Two ‘One-Size-Fits-None’ Bills Threaten Local Services
CSAC is working with two different coalitions to continue attacking AB 1250 and SB 649 in the waning days of this legislative session. Both of these bills would seriously impact counties ability to do business and represent the best interests of local constituents.
“In my years of legislative experience, AB 1250 is among the bottom five ‘bad bills’ I’ve ever seen with respect to overall impact to a county board’s discretion,” said DeAnn Baker, CSAC’s Deputy Executive Director for Legislative Services. “Both it and SB 649 would serve the bills’ sponsors to the detriment of the public good, and AB 1250 in particular will do serious damage to county costs and local governing authority.”
AB 1250 (Jones-Sawyer) is a de facto ban on counties contracting for services. It would impose complex and unworkable reporting requirements on county service providers that do nothing except create roadblocks to contracting for those services. The bill would increase county costs, decrease service quality and availability, and provide no tangible benefits. The recent amendments amount to window dressing—but do not change the fundamental flaws in the bill.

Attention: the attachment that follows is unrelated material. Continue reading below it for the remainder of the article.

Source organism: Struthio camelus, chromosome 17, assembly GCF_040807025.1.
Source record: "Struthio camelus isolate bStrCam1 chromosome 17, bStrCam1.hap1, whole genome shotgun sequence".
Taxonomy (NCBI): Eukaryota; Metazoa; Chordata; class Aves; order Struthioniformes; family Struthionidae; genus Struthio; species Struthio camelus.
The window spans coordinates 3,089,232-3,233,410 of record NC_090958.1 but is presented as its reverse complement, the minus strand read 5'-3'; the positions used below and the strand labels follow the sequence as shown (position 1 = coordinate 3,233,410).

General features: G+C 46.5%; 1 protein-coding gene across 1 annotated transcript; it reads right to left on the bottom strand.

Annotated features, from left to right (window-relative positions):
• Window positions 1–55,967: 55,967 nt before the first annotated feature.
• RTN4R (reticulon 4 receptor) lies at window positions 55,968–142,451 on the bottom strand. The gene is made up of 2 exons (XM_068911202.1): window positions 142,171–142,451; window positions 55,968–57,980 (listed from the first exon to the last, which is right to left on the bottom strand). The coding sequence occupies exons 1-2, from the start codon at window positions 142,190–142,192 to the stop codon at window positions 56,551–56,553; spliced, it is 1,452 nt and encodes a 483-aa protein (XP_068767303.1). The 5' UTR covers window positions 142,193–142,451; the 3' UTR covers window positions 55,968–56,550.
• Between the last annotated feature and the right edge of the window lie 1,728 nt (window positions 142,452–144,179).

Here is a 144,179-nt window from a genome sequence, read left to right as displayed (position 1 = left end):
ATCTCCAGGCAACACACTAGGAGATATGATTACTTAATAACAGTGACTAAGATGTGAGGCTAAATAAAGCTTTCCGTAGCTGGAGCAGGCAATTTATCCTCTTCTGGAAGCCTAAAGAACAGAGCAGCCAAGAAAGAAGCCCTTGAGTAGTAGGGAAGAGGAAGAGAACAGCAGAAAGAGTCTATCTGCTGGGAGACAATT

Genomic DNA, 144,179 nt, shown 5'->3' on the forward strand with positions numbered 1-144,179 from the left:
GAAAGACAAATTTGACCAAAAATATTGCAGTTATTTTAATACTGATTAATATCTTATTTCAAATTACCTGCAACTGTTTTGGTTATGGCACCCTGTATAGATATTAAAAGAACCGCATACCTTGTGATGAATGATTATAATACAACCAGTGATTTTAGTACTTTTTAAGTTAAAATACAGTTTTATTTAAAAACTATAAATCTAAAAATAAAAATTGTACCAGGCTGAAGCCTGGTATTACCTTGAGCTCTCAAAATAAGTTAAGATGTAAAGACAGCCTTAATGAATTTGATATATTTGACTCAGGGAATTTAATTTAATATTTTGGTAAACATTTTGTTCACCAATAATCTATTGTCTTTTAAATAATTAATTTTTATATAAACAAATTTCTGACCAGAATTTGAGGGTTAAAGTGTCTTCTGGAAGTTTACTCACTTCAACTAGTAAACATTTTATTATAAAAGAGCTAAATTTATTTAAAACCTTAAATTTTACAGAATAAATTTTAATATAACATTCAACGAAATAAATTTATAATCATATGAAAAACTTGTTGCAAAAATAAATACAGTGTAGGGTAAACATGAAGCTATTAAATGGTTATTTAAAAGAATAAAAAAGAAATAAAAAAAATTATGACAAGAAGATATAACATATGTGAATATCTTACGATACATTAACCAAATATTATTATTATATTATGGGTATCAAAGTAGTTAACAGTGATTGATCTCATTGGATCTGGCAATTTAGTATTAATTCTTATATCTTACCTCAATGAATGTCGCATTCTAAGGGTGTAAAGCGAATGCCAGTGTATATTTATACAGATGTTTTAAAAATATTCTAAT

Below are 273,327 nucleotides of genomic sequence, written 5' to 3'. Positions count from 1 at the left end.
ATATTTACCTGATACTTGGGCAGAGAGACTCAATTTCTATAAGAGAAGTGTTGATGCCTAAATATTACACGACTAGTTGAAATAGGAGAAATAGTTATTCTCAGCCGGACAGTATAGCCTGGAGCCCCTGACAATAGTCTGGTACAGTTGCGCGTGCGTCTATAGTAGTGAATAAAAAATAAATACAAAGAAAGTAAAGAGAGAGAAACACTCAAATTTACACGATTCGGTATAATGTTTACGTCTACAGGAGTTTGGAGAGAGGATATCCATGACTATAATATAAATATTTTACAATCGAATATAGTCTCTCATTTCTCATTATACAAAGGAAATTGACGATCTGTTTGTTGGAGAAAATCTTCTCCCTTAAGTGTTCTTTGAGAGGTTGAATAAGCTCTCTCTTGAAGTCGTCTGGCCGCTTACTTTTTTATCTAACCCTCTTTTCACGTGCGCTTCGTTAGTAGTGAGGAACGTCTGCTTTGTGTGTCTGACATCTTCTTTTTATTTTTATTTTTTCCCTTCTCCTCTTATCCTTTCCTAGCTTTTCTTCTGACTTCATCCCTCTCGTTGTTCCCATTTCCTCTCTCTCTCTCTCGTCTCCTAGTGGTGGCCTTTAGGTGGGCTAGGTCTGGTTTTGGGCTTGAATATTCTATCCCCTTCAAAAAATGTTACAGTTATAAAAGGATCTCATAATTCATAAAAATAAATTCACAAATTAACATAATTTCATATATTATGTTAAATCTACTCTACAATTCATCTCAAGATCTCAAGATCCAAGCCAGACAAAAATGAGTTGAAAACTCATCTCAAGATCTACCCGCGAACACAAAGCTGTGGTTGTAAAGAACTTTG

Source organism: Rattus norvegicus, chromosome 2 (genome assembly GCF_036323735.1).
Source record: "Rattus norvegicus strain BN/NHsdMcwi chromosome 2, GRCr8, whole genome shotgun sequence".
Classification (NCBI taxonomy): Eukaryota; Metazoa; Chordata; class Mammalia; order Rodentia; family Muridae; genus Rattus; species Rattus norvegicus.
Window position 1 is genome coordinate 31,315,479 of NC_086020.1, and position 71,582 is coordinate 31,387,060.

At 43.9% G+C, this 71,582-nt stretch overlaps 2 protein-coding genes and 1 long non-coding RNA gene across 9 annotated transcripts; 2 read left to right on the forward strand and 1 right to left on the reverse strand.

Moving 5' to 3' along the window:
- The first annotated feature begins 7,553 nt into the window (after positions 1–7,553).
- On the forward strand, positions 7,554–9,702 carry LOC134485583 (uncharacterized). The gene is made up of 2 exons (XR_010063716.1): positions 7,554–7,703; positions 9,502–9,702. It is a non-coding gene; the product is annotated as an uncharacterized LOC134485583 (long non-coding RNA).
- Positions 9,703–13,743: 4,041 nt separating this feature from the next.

“County supervisors are elected by local voters so they can make decisions on a local level that reflect the differences in size, resources, and demographics of our 58 counties,” said Baker. “AB 1250 is a one-size-fits-none ‘solution’ in search of a non-existent problem.”
SB 649 also usurps local decision making authority, but over a much different local issue: cellular antenna siting and installation. The bill would allow big telecom companies to install antennas and other associated equipment on almost any street light or traffic signal. Local governments couldn’t say no to the lease this pole space, and a requirement for over-the-counter permits would eliminate input from the general public. Moreover, it creates an arbitrarily low cap on the leases local governments can charge for use of the publicly owned infrastructure.
“It’s pretty brazen,” said Baker. “The telecom companies want to have practically unlimited access to publicly owned infrastructure and they want to pay far less than market rate to do so. They’re doing this under the guise of improving service and new technology, but nothing in the bill requires them to improve service anywhere, or to offer connectivity to underserved areas.”
CSAC continues working to educate the public and the Legislature about these two bills. The 2017 legislative session ends Friday, September 15.